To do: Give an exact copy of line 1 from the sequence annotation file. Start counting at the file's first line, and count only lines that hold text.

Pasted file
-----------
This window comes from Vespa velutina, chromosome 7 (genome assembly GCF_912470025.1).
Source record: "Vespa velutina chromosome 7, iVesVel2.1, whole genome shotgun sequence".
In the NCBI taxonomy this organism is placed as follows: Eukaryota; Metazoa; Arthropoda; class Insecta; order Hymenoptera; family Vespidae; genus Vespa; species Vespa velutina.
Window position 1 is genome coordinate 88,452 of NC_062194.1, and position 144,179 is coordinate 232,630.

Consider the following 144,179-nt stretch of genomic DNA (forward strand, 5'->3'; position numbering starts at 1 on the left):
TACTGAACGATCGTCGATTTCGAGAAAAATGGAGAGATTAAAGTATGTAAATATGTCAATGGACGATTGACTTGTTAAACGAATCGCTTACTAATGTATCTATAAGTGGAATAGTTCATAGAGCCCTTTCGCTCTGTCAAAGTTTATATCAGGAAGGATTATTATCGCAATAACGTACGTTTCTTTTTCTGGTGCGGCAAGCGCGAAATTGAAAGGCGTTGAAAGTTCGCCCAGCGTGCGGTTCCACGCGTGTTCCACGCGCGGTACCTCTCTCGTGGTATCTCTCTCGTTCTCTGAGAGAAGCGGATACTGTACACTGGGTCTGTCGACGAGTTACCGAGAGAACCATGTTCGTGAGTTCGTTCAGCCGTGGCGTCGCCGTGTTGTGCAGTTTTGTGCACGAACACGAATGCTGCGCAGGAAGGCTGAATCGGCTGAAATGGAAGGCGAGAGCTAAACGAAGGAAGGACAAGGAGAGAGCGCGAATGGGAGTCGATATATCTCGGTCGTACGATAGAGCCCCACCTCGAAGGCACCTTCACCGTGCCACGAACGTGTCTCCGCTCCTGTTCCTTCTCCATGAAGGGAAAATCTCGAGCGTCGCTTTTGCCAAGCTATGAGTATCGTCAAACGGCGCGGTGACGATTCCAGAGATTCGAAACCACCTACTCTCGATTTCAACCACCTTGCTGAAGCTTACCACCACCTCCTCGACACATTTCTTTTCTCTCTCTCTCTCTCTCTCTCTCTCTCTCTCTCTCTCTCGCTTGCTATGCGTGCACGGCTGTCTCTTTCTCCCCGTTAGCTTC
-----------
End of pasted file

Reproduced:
This window comes from Vespa velutina, chromosome 7 (genome assembly GCF_912470025.1).